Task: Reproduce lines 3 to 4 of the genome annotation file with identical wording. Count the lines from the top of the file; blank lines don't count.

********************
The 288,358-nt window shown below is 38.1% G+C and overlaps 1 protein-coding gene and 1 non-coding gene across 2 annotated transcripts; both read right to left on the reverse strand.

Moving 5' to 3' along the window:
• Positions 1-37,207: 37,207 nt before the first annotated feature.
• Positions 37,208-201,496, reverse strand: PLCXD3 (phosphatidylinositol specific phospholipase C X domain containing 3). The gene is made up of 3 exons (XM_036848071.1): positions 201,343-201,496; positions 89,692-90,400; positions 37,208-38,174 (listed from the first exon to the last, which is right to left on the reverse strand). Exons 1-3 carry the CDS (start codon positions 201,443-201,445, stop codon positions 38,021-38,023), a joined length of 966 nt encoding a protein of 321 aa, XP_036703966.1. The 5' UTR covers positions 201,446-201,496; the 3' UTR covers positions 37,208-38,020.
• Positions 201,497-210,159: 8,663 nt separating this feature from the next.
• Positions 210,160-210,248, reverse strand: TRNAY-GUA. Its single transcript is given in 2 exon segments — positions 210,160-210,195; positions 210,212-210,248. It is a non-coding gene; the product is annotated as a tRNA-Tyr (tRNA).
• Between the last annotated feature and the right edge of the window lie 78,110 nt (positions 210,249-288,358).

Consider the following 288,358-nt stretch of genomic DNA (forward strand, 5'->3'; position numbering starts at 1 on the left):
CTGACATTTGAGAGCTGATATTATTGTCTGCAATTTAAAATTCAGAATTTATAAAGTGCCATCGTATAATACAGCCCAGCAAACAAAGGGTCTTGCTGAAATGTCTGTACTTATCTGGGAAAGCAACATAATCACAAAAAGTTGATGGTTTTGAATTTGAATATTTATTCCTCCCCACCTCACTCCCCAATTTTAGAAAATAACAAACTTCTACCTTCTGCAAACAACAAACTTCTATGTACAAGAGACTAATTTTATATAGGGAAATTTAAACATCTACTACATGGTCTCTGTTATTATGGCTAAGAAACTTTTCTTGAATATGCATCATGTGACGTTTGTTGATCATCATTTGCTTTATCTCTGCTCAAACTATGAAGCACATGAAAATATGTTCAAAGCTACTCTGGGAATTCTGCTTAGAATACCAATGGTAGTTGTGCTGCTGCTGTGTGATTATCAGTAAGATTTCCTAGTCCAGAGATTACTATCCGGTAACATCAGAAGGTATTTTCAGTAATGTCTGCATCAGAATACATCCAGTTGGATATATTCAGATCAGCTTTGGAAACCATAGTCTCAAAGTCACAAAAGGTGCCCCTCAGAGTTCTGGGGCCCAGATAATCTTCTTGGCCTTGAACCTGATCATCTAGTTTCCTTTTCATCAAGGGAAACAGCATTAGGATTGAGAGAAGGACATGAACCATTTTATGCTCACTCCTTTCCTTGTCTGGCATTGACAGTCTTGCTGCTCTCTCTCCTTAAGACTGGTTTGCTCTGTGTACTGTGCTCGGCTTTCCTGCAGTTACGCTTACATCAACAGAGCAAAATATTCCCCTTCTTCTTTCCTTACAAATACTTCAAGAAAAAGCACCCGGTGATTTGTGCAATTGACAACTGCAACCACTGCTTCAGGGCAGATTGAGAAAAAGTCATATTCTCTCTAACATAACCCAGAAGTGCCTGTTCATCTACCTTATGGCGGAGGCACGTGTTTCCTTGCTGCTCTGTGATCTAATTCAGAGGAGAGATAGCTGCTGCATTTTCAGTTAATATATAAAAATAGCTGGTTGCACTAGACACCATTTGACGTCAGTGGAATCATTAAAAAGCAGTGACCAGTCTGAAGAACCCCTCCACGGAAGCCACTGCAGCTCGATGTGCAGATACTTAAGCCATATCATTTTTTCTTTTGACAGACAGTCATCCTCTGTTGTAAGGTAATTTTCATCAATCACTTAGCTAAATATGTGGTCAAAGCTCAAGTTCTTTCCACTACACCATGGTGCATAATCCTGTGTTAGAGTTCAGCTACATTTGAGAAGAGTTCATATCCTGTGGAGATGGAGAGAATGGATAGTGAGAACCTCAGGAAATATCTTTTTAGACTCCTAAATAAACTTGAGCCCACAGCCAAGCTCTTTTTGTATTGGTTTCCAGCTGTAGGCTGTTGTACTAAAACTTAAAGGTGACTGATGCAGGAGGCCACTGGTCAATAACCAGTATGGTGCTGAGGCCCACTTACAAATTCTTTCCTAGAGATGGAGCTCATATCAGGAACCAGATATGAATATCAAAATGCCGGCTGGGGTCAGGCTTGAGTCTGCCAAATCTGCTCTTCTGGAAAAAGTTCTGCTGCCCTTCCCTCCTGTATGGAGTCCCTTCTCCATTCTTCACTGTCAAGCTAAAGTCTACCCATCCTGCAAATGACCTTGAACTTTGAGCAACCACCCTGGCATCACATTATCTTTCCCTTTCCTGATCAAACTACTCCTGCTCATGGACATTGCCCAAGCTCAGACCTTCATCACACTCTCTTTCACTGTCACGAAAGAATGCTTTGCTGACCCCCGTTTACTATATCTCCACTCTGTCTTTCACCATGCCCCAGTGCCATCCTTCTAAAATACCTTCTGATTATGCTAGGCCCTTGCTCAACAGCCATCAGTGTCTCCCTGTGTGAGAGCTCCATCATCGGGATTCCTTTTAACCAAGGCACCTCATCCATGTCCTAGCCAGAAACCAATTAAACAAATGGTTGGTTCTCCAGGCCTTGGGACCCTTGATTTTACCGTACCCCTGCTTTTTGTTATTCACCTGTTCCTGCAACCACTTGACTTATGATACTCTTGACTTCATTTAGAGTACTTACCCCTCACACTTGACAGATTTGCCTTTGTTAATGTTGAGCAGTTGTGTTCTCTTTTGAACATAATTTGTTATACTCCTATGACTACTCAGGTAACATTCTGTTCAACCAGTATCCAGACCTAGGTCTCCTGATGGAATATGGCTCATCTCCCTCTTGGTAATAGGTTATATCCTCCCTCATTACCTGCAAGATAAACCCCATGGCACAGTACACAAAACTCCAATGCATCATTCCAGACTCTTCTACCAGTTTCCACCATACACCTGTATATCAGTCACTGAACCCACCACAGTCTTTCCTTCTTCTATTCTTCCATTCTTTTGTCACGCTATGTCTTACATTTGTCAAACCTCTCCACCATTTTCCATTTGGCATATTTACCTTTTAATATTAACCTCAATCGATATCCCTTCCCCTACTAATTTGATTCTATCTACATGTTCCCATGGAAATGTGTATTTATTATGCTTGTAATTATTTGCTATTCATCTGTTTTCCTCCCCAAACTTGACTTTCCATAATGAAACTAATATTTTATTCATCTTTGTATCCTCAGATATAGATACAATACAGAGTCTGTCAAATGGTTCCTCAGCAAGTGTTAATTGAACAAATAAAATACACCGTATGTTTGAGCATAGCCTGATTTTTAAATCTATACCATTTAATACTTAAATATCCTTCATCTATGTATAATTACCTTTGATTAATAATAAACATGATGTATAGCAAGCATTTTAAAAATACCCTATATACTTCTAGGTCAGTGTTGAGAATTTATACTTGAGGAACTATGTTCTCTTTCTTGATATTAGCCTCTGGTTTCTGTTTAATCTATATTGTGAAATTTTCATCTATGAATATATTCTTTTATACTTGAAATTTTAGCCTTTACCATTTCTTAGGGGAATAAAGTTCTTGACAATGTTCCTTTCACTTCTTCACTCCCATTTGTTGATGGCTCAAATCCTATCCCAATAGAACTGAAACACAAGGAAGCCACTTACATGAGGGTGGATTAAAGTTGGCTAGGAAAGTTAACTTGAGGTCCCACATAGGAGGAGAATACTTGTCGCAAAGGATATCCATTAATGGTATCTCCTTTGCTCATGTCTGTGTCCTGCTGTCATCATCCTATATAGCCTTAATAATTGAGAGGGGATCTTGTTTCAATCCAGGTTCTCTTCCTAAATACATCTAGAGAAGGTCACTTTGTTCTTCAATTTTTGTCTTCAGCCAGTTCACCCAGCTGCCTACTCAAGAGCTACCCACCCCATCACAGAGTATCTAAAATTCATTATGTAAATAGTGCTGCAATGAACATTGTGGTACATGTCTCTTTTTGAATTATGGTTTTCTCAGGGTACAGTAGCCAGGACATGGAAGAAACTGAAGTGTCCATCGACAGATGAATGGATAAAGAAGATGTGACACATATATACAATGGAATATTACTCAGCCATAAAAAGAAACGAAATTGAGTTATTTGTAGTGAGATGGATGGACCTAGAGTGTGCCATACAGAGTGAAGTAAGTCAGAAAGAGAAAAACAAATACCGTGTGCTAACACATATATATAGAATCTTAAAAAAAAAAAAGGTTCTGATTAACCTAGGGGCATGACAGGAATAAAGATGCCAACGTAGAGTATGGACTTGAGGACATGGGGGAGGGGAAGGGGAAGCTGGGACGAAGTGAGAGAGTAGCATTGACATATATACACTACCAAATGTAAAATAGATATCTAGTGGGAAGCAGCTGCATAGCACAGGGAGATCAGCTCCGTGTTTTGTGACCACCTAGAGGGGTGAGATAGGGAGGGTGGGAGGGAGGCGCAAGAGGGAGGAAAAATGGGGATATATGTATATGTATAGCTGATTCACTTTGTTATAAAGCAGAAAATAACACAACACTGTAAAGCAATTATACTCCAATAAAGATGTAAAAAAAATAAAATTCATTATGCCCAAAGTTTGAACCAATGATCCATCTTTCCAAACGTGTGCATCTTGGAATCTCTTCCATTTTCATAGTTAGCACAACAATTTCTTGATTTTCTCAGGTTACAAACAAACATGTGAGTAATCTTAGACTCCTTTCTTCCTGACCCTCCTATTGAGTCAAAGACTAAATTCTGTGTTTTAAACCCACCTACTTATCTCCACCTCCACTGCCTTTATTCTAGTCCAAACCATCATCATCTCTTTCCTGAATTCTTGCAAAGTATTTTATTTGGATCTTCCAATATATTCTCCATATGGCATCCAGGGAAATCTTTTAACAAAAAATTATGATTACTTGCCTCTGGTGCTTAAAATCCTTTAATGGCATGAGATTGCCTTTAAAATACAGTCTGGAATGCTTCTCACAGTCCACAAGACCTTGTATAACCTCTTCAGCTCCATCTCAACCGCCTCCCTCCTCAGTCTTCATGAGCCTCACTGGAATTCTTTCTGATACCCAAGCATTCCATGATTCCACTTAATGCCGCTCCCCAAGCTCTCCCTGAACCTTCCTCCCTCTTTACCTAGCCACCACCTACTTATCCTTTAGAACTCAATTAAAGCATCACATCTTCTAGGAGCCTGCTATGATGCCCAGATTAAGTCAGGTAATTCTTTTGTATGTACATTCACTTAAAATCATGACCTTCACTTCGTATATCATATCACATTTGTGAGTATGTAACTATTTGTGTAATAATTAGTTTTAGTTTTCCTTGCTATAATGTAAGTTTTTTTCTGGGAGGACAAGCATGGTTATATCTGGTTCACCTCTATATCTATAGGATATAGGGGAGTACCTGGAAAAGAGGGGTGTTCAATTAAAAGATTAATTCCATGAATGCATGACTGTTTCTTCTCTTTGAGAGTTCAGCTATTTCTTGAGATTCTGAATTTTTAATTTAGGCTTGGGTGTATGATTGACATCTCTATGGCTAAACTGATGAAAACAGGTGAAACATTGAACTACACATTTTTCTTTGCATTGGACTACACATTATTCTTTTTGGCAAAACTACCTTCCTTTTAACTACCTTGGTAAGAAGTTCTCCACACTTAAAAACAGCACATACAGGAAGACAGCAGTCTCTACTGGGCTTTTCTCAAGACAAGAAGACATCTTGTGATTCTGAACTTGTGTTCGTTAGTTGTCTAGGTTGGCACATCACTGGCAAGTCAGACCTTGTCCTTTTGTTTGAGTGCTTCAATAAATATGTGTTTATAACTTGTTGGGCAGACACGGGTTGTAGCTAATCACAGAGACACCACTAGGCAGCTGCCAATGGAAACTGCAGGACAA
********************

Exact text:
• Positions 1-37,207: 37,207 nt before the first annotated feature.
• Positions 37,208-201,496, reverse strand: PLCXD3 (phosphatidylinositol specific phospholipase C X domain containing 3). The gene is made up of 3 exons (XM_036848071.1): positions 201,343-201,496; positions 89,692-90,400; positions 37,208-38,174 (listed from the first exon to the last, which is right to left on the reverse strand). Exons 1-3 carry the CDS (start codon positions 201,443-201,445, stop codon positions 38,021-38,023), a joined length of 966 nt encoding a protein of 321 aa, XP_036703966.1. The 5' UTR covers positions 201,446-201,496; the 3' UTR covers positions 37,208-38,020.